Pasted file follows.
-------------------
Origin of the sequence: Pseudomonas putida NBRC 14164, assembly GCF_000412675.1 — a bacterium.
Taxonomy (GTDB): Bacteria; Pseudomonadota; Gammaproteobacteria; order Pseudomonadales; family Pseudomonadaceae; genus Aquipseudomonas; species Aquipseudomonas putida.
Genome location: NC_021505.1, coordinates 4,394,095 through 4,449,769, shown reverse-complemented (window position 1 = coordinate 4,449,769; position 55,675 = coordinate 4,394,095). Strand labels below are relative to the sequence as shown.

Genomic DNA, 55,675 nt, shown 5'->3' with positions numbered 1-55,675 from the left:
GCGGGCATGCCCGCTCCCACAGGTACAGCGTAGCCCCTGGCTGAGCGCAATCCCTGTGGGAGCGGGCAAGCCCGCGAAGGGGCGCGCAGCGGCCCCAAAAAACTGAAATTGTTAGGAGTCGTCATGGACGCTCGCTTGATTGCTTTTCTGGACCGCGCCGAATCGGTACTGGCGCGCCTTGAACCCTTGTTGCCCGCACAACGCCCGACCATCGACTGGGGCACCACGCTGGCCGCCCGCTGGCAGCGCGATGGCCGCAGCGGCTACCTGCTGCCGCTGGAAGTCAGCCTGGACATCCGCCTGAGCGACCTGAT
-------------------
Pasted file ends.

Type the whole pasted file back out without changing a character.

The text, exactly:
Origin of the sequence: Pseudomonas putida NBRC 14164, assembly GCF_000412675.1 — a bacterium.
Taxonomy (GTDB): Bacteria; Pseudomonadota; Gammaproteobacteria; order Pseudomonadales; family Pseudomonadaceae; genus Aquipseudomonas; species Aquipseudomonas putida.
Genome location: NC_021505.1, coordinates 4,394,095 through 4,449,769, shown reverse-complemented (window position 1 = coordinate 4,449,769; position 55,675 = coordinate 4,394,095). Strand labels below are relative to the sequence as shown.

Genomic DNA, 55,675 nt, shown 5'->3' with positions numbered 1-55,675 from the left:
GCGGGCATGCCCGCTCCCACAGGTACAGCGTAGCCCCTGGCTGAGCGCAATCCCTGTGGGAGCGGGCAAGCCCGCGAAGGGGCGCGCAGCGGCCCCAAAAAACTGAAATTGTTAGGAGTCGTCATGGACGCTCGCTTGATTGCTTTTCTGGACCGCGCCGAATCGGTACTGGCGCGCCTTGAACCCTTGTTGCCCGCACAACGCCCGACCATCGACTGGGGCACCACGCTGGCCGCCCGCTGGCAGCGCGATGGCCGCAGCGGCTACCTGCTGCCGCTGGAAGTCAGCCTGGACATCCGCCTGAGCGACCTGAT